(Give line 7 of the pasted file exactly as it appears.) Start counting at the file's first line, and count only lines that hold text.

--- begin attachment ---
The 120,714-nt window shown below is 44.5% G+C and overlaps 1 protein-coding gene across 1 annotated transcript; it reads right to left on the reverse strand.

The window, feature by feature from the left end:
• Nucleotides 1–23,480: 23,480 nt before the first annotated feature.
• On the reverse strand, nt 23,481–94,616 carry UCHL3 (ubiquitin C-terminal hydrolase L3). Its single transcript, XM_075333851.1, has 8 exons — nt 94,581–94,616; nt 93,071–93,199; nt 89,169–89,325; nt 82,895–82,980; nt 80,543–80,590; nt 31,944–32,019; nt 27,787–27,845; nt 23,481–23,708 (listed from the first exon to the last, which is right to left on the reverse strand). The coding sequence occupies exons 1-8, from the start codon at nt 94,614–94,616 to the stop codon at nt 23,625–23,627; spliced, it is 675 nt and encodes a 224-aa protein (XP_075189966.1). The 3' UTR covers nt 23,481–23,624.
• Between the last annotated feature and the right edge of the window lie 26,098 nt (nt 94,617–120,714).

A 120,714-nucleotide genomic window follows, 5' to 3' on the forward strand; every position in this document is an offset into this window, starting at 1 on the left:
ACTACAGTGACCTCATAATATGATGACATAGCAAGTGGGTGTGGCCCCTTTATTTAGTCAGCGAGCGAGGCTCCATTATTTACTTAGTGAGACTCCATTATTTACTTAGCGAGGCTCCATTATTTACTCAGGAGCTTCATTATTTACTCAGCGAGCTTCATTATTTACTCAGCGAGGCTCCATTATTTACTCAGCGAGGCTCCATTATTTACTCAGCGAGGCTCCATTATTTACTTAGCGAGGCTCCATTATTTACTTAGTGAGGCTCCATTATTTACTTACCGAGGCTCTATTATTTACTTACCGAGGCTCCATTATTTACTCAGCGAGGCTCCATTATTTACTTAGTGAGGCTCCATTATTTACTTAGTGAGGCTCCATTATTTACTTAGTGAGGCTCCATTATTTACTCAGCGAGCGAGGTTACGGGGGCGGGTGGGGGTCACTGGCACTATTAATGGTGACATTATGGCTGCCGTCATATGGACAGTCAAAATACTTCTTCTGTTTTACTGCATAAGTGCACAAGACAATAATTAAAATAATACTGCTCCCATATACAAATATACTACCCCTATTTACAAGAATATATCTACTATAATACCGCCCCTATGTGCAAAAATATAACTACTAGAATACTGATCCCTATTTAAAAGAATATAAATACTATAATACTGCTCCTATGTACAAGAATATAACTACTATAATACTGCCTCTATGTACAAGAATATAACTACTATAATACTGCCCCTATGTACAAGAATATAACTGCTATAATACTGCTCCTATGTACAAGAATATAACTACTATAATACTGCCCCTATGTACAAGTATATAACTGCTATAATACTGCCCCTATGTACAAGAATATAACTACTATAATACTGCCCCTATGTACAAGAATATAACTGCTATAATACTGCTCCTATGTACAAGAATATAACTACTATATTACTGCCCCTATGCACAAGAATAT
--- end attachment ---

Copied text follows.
ACTACAGTGACCTCATAATATGATGACATAGCAAGTGGGTGTGGCCCCTTTATTTAGTCAGCGAGCGAGGCTCCATTATTTACTTAGTGAGACTCCATTATTTACTTAGCGAGGCTCCATTATTTACTCAGGAGCTTCATTATTTACTCAGCGAGCTTCATTATTTACTCAGCGAGGCTCCATTATTTACTCAGCGAGGCTCCATTATTTACTCAGCGAGGCTCCATTATTTACTTAGCGAGGCTCCATTATTTACTTAGTGAGGCTCCATTATTTACTTACCGAGGCTCTATTATTTACTTACCGAGGCTCCATTATTTACTCAGCGAGGCTCCATTATTTACTTAGTGAGGCTCCATTATTTACTTAGTGAGGCTCCATTATTTACTTAGTGAGGCTCCATTATTTACTCAGCGAGCGAGGTTACGGGGGCGGGTGGGGGTCACTGGCACTATTAATGGTGACATTATGGCTGCCGTCATATGGACAGTCAAAATACTTCTTCTGTTTTACTGCATAAGTGCACAAGACAATAATTAAAATAATACTGCTCCCATATACAAATATACTACCCCTATTTACAAGAATATATCTACTATAATACCGCCCCTATGTGCAAAAATATAACTACTAGAATACTGATCCCTATTTAAAAGAATATAAATACTATAATACTGCTCCTATGTACAAGAATATAACTACTATAATACTGCCTCTATGTACAAGAATATAACTACTATAATACTGCCCCTATGTACAAGAATATAACTGCTATAATACTGCTCCTATGTACAAGAATATAACTACTATAATACTGCCCCTATGTACAAGTATATAACTGCTATAATACTGCCCCTATGTACAAGAATATAACTACTATAATACTGCCCCTATGTACAAGAATATAACTGCTATAATACTGCTCCTATGTACAAGAATATAACTACTATATTACTGCCCCTATGCACAAGAATAT